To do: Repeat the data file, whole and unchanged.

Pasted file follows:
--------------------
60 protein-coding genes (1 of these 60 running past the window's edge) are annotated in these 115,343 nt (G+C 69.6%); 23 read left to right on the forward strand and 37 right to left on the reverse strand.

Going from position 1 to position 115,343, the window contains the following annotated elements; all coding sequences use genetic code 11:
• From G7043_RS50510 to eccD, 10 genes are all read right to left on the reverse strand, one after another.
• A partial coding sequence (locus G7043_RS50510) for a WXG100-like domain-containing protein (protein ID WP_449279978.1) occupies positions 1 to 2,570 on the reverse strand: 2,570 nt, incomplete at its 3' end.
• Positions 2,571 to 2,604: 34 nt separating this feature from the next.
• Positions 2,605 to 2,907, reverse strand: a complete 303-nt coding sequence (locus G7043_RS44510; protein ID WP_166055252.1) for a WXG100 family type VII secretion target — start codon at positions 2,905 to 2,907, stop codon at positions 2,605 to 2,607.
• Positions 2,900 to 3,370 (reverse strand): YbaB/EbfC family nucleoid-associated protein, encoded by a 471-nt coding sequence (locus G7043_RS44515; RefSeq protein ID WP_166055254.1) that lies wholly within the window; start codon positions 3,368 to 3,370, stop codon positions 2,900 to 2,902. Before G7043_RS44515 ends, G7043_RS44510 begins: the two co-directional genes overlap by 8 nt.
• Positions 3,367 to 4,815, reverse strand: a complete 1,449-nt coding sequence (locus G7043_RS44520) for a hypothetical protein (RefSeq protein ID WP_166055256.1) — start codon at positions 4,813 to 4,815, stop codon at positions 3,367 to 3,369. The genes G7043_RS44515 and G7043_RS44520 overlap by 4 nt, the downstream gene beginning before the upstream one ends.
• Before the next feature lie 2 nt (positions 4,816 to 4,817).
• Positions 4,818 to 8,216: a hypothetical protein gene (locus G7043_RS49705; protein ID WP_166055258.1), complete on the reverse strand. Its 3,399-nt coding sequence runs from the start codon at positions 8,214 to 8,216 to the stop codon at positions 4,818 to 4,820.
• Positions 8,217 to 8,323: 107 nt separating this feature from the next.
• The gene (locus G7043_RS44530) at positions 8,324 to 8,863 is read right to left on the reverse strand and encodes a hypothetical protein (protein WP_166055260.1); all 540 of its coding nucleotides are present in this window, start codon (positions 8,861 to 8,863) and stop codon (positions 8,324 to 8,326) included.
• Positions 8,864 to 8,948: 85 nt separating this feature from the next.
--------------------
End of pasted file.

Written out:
60 protein-coding genes (1 of these 60 running past the window's edge) are annotated in these 115,343 nt (G+C 69.6%); 23 read left to right on the forward strand and 37 right to left on the reverse strand.

Going from position 1 to position 115,343, the window contains the following annotated elements; all coding sequences use genetic code 11:
• From G7043_RS50510 to eccD, 10 genes are all read right to left on the reverse strand, one after another.
• A partial coding sequence (locus G7043_RS50510) for a WXG100-like domain-containing protein (protein ID WP_449279978.1) occupies positions 1 to 2,570 on the reverse strand: 2,570 nt, incomplete at its 3' end.
• Positions 2,571 to 2,604: 34 nt separating this feature from the next.
• Positions 2,605 to 2,907, reverse strand: a complete 303-nt coding sequence (locus G7043_RS44510; protein ID WP_166055252.1) for a WXG100 family type VII secretion target — start codon at positions 2,905 to 2,907, stop codon at positions 2,605 to 2,607.
• Positions 2,900 to 3,370 (reverse strand): YbaB/EbfC family nucleoid-associated protein, encoded by a 471-nt coding sequence (locus G7043_RS44515; RefSeq protein ID WP_166055254.1) that lies wholly within the window; start codon positions 3,368 to 3,370, stop codon positions 2,900 to 2,902. Before G7043_RS44515 ends, G7043_RS44510 begins: the two co-directional genes overlap by 8 nt.
• Positions 3,367 to 4,815, reverse strand: a complete 1,449-nt coding sequence (locus G7043_RS44520) for a hypothetical protein (RefSeq protein ID WP_166055256.1) — start codon at positions 4,813 to 4,815, stop codon at positions 3,367 to 3,369. The genes G7043_RS44515 and G7043_RS44520 overlap by 4 nt, the downstream gene beginning before the upstream one ends.
• Before the next feature lie 2 nt (positions 4,816 to 4,817).
• Positions 4,818 to 8,216: a hypothetical protein gene (locus G7043_RS49705; protein ID WP_166055258.1), complete on the reverse strand. Its 3,399-nt coding sequence runs from the start codon at positions 8,214 to 8,216 to the stop codon at positions 4,818 to 4,820.
• Positions 8,217 to 8,323: 107 nt separating this feature from the next.
• The gene (locus G7043_RS44530) at positions 8,324 to 8,863 is read right to left on the reverse strand and encodes a hypothetical protein (protein WP_166055260.1); all 540 of its coding nucleotides are present in this window, start codon (positions 8,861 to 8,863) and stop codon (positions 8,324 to 8,326) included.
• Positions 8,864 to 8,948: 85 nt separating this feature from the next.